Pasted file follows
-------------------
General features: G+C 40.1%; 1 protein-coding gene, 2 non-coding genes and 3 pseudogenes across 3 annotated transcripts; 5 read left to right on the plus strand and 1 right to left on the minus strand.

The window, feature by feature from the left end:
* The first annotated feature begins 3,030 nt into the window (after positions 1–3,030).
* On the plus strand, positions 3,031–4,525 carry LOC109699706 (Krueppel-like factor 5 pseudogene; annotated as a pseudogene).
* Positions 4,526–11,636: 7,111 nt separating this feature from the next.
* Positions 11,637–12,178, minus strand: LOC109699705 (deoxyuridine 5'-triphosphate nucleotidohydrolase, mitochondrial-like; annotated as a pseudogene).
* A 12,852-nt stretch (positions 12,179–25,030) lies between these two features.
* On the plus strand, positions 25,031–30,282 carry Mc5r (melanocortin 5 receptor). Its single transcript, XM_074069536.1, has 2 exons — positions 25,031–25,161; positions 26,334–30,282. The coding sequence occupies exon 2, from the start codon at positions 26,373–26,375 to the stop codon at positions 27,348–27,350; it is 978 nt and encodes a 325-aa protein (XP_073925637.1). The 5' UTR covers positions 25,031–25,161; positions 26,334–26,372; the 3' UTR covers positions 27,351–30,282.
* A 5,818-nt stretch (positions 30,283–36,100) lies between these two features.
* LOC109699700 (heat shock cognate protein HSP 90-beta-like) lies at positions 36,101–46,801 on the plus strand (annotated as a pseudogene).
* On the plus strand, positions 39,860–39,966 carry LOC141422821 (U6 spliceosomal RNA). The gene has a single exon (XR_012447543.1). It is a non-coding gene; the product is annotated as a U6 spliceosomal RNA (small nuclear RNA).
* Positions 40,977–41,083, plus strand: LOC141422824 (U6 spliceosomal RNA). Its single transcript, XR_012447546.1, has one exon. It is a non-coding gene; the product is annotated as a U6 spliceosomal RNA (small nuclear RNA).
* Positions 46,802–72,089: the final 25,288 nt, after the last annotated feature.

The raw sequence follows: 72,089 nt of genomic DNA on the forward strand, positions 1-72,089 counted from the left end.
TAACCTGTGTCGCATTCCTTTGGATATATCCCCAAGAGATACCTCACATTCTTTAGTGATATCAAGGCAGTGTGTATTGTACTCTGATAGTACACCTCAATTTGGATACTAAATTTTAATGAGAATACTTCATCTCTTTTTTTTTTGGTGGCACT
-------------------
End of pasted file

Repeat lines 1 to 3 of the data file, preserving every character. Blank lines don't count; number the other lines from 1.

General features: G+C 40.1%; 1 protein-coding gene, 2 non-coding genes and 3 pseudogenes across 3 annotated transcripts; 5 read left to right on the plus strand and 1 right to left on the minus strand.

The window, feature by feature from the left end:
* The first annotated feature begins 3,030 nt into the window (after positions 1–3,030).